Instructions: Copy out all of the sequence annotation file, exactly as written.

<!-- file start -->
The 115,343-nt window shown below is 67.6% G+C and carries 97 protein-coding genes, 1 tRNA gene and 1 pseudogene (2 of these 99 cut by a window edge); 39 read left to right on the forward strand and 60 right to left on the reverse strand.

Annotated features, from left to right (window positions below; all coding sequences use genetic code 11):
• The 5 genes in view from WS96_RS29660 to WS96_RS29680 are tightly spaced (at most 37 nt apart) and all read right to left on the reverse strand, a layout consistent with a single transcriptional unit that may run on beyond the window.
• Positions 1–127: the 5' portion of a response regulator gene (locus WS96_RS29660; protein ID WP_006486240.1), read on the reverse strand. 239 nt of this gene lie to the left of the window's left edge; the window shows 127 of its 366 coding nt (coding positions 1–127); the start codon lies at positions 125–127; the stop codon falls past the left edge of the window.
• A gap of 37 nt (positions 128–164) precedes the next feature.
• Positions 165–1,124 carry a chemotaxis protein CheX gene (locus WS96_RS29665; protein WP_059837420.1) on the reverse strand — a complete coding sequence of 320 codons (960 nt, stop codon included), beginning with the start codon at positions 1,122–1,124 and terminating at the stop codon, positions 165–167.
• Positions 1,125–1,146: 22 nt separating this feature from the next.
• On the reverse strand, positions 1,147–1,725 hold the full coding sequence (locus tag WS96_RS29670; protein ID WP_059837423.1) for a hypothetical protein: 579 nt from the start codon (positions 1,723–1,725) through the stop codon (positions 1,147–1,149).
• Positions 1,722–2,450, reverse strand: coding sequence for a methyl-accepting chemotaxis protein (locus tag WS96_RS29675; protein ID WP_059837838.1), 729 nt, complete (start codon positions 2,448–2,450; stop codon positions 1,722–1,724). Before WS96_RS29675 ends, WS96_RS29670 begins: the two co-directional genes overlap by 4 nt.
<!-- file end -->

The 115,343-nt window shown below is 67.6% G+C and carries 97 protein-coding genes, 1 tRNA gene and 1 pseudogene (2 of these 99 cut by a window edge); 39 read left to right on the forward strand and 60 right to left on the reverse strand.

Annotated features, from left to right (window positions below; all coding sequences use genetic code 11):
• The 5 genes in view from WS96_RS29660 to WS96_RS29680 are tightly spaced (at most 37 nt apart) and all read right to left on the reverse strand, a layout consistent with a single transcriptional unit that may run on beyond the window.
• Positions 1–127: the 5' portion of a response regulator gene (locus WS96_RS29660; protein ID WP_006486240.1), read on the reverse strand. 239 nt of this gene lie to the left of the window's left edge; the window shows 127 of its 366 coding nt (coding positions 1–127); the start codon lies at positions 125–127; the stop codon falls past the left edge of the window.
• A gap of 37 nt (positions 128–164) precedes the next feature.
• Positions 165–1,124 carry a chemotaxis protein CheX gene (locus WS96_RS29665; protein WP_059837420.1) on the reverse strand — a complete coding sequence of 320 codons (960 nt, stop codon included), beginning with the start codon at positions 1,122–1,124 and terminating at the stop codon, positions 165–167.
• Positions 1,125–1,146: 22 nt separating this feature from the next.
• On the reverse strand, positions 1,147–1,725 hold the full coding sequence (locus tag WS96_RS29670; protein ID WP_059837423.1) for a hypothetical protein: 579 nt from the start codon (positions 1,723–1,725) through the stop codon (positions 1,147–1,149).
• Positions 1,722–2,450, reverse strand: coding sequence for a methyl-accepting chemotaxis protein (locus tag WS96_RS29675; protein ID WP_059837838.1), 729 nt, complete (start codon positions 2,448–2,450; stop codon positions 1,722–1,724). Before WS96_RS29675 ends, WS96_RS29670 begins: the two co-directional genes overlap by 4 nt.